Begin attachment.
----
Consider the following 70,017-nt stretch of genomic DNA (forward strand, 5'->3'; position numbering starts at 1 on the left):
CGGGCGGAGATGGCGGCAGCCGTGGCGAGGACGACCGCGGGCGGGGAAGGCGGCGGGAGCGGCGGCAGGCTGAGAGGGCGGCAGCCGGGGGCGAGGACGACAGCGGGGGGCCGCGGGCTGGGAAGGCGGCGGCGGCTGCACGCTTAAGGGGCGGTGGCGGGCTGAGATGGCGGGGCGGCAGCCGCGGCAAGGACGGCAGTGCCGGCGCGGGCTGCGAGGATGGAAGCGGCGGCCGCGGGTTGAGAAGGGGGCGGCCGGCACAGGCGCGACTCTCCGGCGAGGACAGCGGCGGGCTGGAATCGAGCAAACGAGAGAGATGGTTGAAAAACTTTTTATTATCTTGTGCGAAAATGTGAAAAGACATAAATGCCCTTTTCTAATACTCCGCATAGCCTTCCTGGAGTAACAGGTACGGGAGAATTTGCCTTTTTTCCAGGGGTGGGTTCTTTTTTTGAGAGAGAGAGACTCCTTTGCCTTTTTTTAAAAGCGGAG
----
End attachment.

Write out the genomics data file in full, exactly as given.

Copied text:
Consider the following 70,017-nt stretch of genomic DNA (forward strand, 5'->3'; position numbering starts at 1 on the left):
CGGGCGGAGATGGCGGCAGCCGTGGCGAGGACGACCGCGGGCGGGGAAGGCGGCGGGAGCGGCGGCAGGCTGAGAGGGCGGCAGCCGGGGGCGAGGACGACAGCGGGGGGCCGCGGGCTGGGAAGGCGGCGGCGGCTGCACGCTTAAGGGGCGGTGGCGGGCTGAGATGGCGGGGCGGCAGCCGCGGCAAGGACGGCAGTGCCGGCGCGGGCTGCGAGGATGGAAGCGGCGGCCGCGGGTTGAGAAGGGGGCGGCCGGCACAGGCGCGACTCTCCGGCGAGGACAGCGGCGGGCTGGAATCGAGCAAACGAGAGAGATGGTTGAAAAACTTTTTATTATCTTGTGCGAAAATGTGAAAAGACATAAATGCCCTTTTCTAATACTCCGCATAGCCTTCCTGGAGTAACAGGTACGGGAGAATTTGCCTTTTTTCCAGGGGTGGGTTCTTTTTTTGAGAGAGAGAGACTCCTTTGCCTTTTTTTAAAAGCGGAG